Writing in The Conversation, Dr Alex Krause (UCL Earth Science) and Benjamin J. W. Mills at University of Leeds explain how using the James Webb Space Telescope to look for oxygen in the universe could help scientists discover evidence of extra-terrestrial life.
Are we alone in the universe? This is a question that has intrigued humans for centuries and inspired countless studies and works of fiction. But are we getting closer to finding this out? Now that the James Webb Space Telescope (JWST) is in operation, we might have taken one giant leap in being able to answer this one day.
One of the four main objectives of the JWST is to study exoplanets - planets which reside outside of our solar system - and determine what gases their atmospheres are composed of. Now our new research into the variation of oxygen on Earth over geological time has offered clues about what to actually look for.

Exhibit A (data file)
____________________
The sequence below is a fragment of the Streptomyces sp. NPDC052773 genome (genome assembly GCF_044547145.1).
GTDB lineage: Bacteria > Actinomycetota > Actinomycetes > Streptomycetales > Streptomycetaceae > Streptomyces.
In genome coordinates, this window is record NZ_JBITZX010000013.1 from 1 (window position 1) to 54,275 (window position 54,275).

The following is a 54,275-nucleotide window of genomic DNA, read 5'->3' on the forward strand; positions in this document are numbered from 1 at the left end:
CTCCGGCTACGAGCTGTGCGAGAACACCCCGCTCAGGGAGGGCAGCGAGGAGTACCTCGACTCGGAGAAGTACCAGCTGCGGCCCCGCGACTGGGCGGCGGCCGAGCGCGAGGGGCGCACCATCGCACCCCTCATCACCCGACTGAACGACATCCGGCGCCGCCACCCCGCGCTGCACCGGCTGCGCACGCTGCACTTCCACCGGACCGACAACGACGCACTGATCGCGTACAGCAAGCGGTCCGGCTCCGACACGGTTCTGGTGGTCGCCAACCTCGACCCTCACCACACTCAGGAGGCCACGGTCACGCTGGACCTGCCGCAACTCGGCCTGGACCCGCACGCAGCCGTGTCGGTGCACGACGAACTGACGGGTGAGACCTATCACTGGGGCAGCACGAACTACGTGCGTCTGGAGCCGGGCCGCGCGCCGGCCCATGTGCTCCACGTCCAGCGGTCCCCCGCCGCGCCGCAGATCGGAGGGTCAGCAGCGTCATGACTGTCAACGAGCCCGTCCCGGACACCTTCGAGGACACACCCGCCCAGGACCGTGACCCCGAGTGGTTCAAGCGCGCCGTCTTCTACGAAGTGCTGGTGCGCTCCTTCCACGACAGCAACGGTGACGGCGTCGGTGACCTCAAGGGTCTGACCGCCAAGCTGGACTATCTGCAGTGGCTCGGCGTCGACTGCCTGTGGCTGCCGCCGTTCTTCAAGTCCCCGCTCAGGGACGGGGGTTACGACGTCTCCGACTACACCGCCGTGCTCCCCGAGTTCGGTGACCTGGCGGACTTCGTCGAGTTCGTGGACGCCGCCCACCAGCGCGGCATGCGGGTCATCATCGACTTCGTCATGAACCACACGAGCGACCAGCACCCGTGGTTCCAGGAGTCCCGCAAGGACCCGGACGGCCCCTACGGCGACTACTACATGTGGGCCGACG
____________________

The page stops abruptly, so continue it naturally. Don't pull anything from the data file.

To try and comprehend how, when and why life might evolve on other planets, it makes sense to look to the only planet we currently know of which hosts life: Earth. Understanding our own planet’s complicated evolutionary history might provide the key to finding other planets capable of supporting life.
We know that animals require oxygen in order to survive, although some, such as sponges, require less than others. Yet, while oxygen is readily available today, making up 21% of the atmosphere, we also know that this was not true for the majority of Earth’s history.
If we travelled deep into our past, beyond around 450 million years ago, we would need to carry a handy supply of oxygen tanks with us. But what we are less certain of is the absolute amount of oxygen in the atmosphere and oceans through time and whether rises in oxygen levels fuelled the evolution of animal life, or vice versa. These questions have in fact sparked numerous debates and decades of research.
The current thinking is that oxygen levels have risen in three broad steps. The first, called the "great oxidation event", occurred around 2.4 billion years ago, transforming the Earth from a planet essentially devoid of oxygen in the atmosphere and oceans to one with oxygen as a permanent feature of it. The third occurred around 420 million years ago and is called the "Paleozoic oxygenation event", which saw a rise in atmospheric oxygen to present day levels.